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DECC promises low-carbon energy but cuts spending

The UK Department of Energy and Climate Change’s Energy Bill will implement a ‘green deal’ for energy efficiency, and says it will deliver low-carbon energy. At the same time, DECC is cutting £85 million in spending...

The Energy Bill aims to deliver “a national programme of energy efficiency measures to homes and businesses.

“It may also introduce powers to regulate the emissions from coal-fired power stations, reform energy markets to deliver security of supply and ensure fair competition, and put in place a framework to guide the development of a smart grid that will revolutionise the management of supply and demand for electricity.”

"The Department also confirms previous plans for a Green Investment Bank."
 

Furthermore, it will “put in place a framework to deliver a future with secure, low carbon energy supplies and fair competition in the energy markets,” DECC says.

The Department also confirms previous plans for a Green Investment Bank.

At the same time however, the Bill contains measures to: “ensure that the North Sea infrastructure is available to all companies to ease the exploration of smaller and more difficult oil and gas fields.”

This is in line with Energy Secretary Chris Huhne’s assertion at last week’s All-Energy in Aberdeen, Scotland, that the Government will support both low-carbon, but will also continue its support for oil and gas.

Energy Department cuts

"DECC will have to make savings of £85m."
 

On Monday 24 May, the Government announced plans to cut £6.2 billion in spending from this year’s budget. DECC will have to make savings of £85m.

The reduced spending will come from cutting “waste and inefficiency”, but also by reducing what DECC calls “lower priority programme spend”.

The proposed cuts are:

  • £4.8m from administrative costs;
  • £20.2m from efficiencies across DECC’s delivering bodies;
  • £26m from “other efficiencies”. This includes £6m cuts from Regional Development Agencies (RDAs) spending and running costs; and
  • £34m from business support programmes such as the closure of the Low Carbon Buildings Programme (LCBP).

The cut in RDA funding could be a cause for concern as RDAs are playing an important role for regional development of renewable energy. Industry players have also voiced concern for the closer of the LCBP.

Industry reactions

RenewableUK’s Chief Executive Maria McCaffery, says: “We welcome the plans to introduce a new Energy Bill and the focus on promoting low carbon energy production. This will be an opportunity for a radical overhaul of the energy infrastructure in this country to secure future supply.

"The Renewable Obligation must remain."
- Maria McCaffery, RenewableUK

“Renewables are set to play a significant role in the new energy mix but the policy framework to deliver must be in place. We need a grid system that can cope with the energy demands of the 21st century and the mechanisms for attracting necessary sector investment, such as the Renewable Obligation must remain.”

David Weaver, CEO of clean-tech company Ultra Green, however, is concerned about the budget cuts: “At a time when it is crucial to solve the UK’s forthcoming energy crisis, it is ludicrous to cut the budgets so much for DEFRA and DECC. There is a lack of funding for renewable energies as it stands.”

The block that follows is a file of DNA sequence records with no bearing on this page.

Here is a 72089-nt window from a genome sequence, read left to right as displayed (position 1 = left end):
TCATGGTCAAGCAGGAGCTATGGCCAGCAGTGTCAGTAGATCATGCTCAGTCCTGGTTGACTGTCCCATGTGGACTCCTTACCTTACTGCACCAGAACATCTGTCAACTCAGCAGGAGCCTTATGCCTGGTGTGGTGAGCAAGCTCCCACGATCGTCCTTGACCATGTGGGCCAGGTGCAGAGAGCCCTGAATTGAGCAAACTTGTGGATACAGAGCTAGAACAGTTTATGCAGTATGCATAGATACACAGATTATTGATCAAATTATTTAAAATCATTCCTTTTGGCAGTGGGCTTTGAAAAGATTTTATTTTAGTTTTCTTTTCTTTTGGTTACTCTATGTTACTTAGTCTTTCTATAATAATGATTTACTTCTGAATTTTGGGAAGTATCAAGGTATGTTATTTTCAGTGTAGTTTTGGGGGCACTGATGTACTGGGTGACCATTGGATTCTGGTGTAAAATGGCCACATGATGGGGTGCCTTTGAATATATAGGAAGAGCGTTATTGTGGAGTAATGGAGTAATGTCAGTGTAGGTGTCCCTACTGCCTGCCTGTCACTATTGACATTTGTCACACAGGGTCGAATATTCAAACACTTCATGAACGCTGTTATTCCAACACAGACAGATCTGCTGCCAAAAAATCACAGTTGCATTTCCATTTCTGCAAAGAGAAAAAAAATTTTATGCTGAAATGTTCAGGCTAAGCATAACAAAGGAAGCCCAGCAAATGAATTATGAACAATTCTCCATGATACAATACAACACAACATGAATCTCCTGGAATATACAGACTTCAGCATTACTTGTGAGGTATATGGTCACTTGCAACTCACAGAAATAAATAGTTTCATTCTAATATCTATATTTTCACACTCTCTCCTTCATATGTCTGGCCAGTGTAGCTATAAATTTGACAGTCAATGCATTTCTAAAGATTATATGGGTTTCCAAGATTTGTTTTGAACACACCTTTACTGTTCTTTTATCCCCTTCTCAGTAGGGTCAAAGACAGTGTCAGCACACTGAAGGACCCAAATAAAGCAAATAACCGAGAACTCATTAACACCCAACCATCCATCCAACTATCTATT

LCBP scrapped

Concern over the closure of the Low Carbon Buildings Programme (LCBP) has also been voiced. The British electrotechnical industry association (BEAMA) says £3m will be taken from the programme, resulting in an immediate closure for new applications.

BEAMA’s Marketing Director, Kelly Butler, says: “Given the economic situation we appreciate cut backs are inevitable and not an easy task. But, BEAMA expresses concern over the funding gap represented by the LCBP closure.

“Government has rightly recognised that the Renewable Heat Incentive (RHI) would take up the role of incentivising renewable heat technologies such as heat pumps. But, we are also concerned that the Government has not now made a clear statement showing support for the RHI, which would give confidence to the market.

“The RHI consultation closed during April 2010, and BEAMA calls for fast announcements of RHI levels, with firm Government support for their introduction in April 2011.

“Without this commitment, we question the UK’s ability to ensure 12% of heat is renewable by 2020 – that is the heat contribution to the overall renewable target.”

"We always knew this would happen and there would not be any warning in advance."
- Scott McLean, Ownergy

Scott McLean, Marketing Director of Ownergy, adds: “It is a shame that the funding has closed 10 months before the Renewable Heat Incentive goes live on April 1st 2011 as it was a good incentive to build momentum of installations ahead of that date.

“However, we always knew this would happen and there would not be any warning in advance – the same happened to LCBP grants for renewable electricity installations ahead of the feed-in tariffs going live.”

He concludes: “This shouldn’t be seen as bad news though as the Renewable Heat Incentive was always designed to be incredibly financially attractive without the need for any installation grants. Nor do we see it as any indication that the Renewable Heat Incentive is under threat as this move was always anticipated.”

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This article is featured in:
Energy efficiency  •  Energy infrastructure  •  Green building  •  Policy, investment and markets  •  Solar heating and cooling

 

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